The range that most children are allowed to roam has steadily shrunk in the last few generations. While our grandparents or great grandparents may have been allowed to walk miles to schools or to go fishing by age 8, few children are allowed that freedom today.
Many parents now worry about injury, bullying, or even abduction. As a result, spontaneous interactions, relationships with neighbors, and unstructured outdoor play are all hindered.
My family recently joined Belfast Cohousing & Ecovillage, a multigenerational 36-unit community on 42-acres, partially because we wanted our two young children to have the opportunity to roam and explore outdoors, often with other neighbors. Cohousing is collaborative housing where residents actively and intentionally participate in the design and operation of their own neighborhood.
In our ecovillage neighborhood, a pedestrian path not a road connects the homes, and automobile access is limited to the periphery. Homes are clustered to preserve open space for agriculture, wildlife, and recreation. Our neighborhood was designed to increase social contact among neighbors and encourage sharing.
Little River Community Farm, a 3-acre worker share farm operates at Belfast Ecovillage. During the growing season, neighbors gather weekly to harvest vegetables and trade recipes.
“To me, a really important part of being a member of Belfast Ecovillage is the farm where we raise food and work together,” says Jeffrey Mabee, a member Belfast Ecovillage and an avid gardener. “The CSA has really answered my prayers about that. Having young farmers using the land in such a responsible way feels right. The farm feels like the heart of any intentional community. It has a much greater significance than merely producing food.”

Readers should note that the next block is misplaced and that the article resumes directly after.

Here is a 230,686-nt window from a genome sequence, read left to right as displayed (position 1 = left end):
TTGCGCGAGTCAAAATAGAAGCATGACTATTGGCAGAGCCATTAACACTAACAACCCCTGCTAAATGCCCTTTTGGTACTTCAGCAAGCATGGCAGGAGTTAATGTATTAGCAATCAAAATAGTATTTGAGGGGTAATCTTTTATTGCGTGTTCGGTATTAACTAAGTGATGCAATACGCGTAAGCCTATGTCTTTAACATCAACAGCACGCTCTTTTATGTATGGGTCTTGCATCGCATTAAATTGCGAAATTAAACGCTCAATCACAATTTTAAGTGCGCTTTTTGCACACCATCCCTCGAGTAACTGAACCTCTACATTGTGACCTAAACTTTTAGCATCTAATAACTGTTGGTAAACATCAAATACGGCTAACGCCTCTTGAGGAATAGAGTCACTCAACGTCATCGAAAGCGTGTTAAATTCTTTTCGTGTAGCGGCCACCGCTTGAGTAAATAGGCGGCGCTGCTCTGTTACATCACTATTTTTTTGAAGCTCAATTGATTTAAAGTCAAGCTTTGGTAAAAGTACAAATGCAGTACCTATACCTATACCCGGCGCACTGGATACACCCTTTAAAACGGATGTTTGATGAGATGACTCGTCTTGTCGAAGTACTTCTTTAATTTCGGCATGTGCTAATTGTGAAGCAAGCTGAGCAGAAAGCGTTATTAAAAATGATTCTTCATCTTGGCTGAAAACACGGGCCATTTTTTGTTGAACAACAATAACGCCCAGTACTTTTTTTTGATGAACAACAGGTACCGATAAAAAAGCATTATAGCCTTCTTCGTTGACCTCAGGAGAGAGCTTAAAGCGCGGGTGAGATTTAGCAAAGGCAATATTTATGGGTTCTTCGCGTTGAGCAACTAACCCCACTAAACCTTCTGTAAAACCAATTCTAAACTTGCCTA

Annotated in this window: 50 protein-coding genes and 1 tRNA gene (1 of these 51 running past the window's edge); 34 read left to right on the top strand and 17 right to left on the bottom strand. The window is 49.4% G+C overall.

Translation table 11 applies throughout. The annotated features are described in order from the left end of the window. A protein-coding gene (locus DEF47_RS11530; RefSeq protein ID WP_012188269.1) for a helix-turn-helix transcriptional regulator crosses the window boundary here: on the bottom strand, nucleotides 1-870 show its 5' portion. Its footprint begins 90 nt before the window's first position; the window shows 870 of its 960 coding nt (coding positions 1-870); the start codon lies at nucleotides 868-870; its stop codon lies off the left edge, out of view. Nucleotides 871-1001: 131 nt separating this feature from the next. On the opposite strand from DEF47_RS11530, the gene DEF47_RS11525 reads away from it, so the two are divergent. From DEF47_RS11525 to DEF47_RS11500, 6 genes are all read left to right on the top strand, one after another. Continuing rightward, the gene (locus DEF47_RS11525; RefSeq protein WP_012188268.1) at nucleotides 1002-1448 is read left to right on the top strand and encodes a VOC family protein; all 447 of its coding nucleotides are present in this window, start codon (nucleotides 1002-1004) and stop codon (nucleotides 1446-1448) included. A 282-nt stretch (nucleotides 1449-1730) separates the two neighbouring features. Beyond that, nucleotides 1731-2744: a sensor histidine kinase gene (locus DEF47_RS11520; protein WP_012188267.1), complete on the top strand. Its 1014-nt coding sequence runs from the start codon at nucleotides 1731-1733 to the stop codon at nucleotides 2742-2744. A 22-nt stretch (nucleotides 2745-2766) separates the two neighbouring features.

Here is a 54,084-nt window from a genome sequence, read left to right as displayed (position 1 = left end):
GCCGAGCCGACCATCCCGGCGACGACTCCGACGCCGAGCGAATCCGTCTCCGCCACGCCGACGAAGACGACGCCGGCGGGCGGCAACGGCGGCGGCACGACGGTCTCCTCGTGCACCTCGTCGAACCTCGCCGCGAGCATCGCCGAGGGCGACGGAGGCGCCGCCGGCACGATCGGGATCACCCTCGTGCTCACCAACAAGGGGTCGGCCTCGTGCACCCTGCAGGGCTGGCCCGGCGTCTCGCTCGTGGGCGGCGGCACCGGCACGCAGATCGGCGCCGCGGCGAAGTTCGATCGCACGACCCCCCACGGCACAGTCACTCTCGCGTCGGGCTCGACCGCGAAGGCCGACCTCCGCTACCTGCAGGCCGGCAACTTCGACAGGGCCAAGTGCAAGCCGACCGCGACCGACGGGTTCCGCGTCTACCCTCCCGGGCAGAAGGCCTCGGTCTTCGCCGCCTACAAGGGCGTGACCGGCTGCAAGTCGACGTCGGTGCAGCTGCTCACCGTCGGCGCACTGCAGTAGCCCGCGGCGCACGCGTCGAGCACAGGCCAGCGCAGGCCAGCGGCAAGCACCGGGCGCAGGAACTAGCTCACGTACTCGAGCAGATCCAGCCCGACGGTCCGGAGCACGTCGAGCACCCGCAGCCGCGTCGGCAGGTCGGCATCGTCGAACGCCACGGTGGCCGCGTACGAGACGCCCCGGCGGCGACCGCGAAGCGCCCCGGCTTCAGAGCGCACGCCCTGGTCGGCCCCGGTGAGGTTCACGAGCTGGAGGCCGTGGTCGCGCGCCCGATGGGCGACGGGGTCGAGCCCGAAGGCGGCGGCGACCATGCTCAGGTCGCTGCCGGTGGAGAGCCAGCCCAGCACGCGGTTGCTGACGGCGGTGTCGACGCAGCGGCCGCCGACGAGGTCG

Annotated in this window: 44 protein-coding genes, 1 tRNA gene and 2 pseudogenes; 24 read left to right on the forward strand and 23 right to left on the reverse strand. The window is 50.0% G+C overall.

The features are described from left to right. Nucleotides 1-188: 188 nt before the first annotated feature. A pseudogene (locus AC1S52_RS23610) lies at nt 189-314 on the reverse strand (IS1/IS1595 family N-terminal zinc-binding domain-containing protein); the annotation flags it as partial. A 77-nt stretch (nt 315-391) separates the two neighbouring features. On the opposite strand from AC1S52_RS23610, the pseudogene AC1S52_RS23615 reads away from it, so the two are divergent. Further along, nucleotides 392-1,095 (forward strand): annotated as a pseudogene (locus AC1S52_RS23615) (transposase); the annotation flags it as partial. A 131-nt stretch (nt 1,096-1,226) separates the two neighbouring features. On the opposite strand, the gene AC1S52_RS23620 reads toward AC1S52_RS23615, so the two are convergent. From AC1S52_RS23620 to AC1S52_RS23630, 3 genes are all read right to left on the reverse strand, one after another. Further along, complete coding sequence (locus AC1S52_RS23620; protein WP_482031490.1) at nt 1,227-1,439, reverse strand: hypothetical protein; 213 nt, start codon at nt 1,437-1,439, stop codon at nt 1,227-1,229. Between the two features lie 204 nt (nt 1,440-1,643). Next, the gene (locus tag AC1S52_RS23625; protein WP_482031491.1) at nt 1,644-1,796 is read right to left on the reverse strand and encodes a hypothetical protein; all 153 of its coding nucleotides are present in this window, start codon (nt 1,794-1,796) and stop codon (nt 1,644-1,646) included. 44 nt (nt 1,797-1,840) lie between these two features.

A ‘common house’, roughly 5,000 square feet, is currently under construction which will host optional weekly meals and have a large kitchen, dining room, living room, guest bedroom, and children’s playroom. This enables homes to be smaller because everyone has access to additional shared spaces.
Belfast Ecovillage homes are built to the Passive House standard meaning homes use 90% less energy for heating than a typical home. A solar orientation, added insulation, triple-pane windows and doors, nearly airtight construction, and a heat recovery ventilation system make these some of the most efficient homes in the Maine.
Currently 22 of the 34 homes have solar systems (as two homes are still under construction and remain unsold). Of these systems, 11 were installed last summer through a community solar purchase, lowering the cost of the systems through this collective initiative. Despite the homes being all electric (hot water, heat, and cooking fuel), a relatively modest solar system can power the entire home. For example, a 1,500 square foot ecovillage home can be net zero with a 4.5 kilowatt solar system, thus the system produces as much power as the home uses over the course of a year.
“Residents of Belfast Ecovillage already share and barter many things, and we even collectively operate a 3-acre worker-share farm through our collective efforts,” says Kiril Lozanov, a member of Belfast Ecovillage.
“A community solar purchase was natural fit for us, because we often use community-minded thinking to save money, make life easier, or lessen our environmental impact.”
Although many people comment that Belfast Ecovillage is a wonderful place to raise children, living in a multigenerational community has its benefits for people of all ages. “One of the reasons we chose cohousing and this community in particular is the age spread,” says Sarah GregorySmith, a member of the ecovillage in her mid sixties. “We don’t have children ourselves, but we love being around them. The energy of youth is like sunshine.”
Have you ever considered living in an ecovillage or cohousing community? We’d love to hear from you. Please share your thoughts and/or experiences in the comment section below.
Images courtesy of Belfast Cohousing & Ecovillage; Feature image courtesy of Steve